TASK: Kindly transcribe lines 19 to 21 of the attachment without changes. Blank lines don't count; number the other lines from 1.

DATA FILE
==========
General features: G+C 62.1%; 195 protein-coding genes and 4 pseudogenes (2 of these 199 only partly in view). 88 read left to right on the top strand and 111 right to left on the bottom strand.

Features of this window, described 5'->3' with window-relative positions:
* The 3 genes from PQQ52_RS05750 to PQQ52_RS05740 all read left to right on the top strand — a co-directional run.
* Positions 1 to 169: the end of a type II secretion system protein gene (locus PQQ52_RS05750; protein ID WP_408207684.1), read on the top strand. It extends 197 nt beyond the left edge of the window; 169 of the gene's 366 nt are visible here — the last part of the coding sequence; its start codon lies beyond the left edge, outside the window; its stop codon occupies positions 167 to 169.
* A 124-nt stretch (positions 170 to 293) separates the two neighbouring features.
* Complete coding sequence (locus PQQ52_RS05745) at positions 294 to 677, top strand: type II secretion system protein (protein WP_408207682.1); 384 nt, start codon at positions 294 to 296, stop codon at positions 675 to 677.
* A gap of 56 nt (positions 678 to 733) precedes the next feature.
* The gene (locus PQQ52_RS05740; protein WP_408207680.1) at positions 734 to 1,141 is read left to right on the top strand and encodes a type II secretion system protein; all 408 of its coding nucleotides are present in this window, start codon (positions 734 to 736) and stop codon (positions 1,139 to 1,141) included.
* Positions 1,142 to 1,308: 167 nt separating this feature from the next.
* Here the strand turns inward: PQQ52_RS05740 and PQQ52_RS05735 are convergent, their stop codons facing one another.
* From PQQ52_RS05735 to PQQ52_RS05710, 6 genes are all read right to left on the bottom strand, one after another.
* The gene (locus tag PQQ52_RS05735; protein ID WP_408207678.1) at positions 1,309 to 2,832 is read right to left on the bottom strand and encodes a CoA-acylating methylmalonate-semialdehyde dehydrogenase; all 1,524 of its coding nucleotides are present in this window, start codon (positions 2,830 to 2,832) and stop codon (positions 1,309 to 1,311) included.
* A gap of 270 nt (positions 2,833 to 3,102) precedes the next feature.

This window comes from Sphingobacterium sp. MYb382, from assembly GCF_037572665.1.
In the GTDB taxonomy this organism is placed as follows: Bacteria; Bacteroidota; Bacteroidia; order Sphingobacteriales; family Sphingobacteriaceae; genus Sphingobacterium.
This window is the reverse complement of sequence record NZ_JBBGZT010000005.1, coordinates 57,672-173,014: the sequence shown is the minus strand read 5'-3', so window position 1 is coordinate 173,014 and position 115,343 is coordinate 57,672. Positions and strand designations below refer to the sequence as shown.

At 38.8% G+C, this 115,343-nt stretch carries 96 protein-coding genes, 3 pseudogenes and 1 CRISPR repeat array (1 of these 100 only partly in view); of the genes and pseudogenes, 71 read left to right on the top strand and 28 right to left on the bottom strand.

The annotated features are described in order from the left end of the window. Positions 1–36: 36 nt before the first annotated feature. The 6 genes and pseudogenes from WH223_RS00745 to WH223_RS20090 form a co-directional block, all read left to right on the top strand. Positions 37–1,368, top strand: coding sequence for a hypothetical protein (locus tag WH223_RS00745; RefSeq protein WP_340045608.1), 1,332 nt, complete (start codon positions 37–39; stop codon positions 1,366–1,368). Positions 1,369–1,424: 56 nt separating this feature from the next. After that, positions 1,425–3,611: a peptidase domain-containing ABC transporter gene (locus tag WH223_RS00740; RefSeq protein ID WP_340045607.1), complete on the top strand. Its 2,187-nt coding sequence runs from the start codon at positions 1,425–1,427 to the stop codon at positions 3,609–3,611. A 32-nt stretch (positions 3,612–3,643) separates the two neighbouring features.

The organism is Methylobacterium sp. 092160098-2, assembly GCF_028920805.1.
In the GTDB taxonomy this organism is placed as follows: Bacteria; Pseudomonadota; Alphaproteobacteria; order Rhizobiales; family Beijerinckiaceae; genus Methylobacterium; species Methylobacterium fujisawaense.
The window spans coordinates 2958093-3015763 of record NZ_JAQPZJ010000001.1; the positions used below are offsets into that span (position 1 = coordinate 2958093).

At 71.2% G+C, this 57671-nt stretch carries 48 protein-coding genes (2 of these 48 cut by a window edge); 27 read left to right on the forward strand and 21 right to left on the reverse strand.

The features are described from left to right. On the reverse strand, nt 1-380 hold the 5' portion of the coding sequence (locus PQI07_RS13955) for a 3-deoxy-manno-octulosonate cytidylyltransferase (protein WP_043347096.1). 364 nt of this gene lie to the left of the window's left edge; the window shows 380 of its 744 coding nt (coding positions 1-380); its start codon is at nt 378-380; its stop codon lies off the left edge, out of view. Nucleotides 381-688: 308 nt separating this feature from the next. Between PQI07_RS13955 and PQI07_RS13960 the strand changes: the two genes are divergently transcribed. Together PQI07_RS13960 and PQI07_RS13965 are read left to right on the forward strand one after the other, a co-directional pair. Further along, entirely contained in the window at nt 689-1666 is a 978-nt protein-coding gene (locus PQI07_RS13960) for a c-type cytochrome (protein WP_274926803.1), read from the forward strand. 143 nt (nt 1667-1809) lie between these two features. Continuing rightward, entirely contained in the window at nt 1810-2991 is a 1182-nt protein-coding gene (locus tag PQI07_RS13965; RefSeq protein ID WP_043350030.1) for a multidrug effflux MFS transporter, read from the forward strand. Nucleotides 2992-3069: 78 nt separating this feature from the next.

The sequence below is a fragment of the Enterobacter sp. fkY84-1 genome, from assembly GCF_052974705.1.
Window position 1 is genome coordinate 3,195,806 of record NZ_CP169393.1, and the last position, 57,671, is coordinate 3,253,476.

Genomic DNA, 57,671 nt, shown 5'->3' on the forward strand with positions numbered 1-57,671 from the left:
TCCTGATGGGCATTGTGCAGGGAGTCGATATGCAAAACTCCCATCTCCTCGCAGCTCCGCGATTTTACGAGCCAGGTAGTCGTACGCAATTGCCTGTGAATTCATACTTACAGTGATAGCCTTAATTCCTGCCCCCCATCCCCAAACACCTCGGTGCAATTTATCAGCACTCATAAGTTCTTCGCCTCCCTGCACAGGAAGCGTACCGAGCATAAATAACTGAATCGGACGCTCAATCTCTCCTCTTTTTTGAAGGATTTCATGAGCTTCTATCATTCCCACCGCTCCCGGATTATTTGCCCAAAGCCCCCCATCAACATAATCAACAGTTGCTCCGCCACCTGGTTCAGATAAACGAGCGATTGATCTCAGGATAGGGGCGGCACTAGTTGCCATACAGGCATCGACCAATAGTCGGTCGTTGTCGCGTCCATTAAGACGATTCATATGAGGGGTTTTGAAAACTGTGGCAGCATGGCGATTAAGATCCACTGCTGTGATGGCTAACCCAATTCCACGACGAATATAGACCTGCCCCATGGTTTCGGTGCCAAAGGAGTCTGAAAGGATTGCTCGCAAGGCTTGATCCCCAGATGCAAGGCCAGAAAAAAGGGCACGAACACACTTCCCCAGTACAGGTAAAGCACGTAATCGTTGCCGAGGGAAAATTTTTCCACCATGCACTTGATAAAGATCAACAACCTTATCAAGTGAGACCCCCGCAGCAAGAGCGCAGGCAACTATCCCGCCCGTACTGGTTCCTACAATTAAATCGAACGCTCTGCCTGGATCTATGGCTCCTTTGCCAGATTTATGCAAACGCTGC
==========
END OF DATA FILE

The organism is Methylobacterium sp. 092160098-2, assembly GCF_028920805.1.
In the GTDB taxonomy this organism is placed as follows: Bacteria; Pseudomonadota; Alphaproteobacteria; order Rhizobiales; family Beijerinckiaceae; genus Methylobacterium; species Methylobacterium fujisawaense.
The window spans coordinates 2958093-3015763 of record NZ_JAQPZJ010000001.1; the positions used below are offsets into that span (position 1 = coordinate 2958093).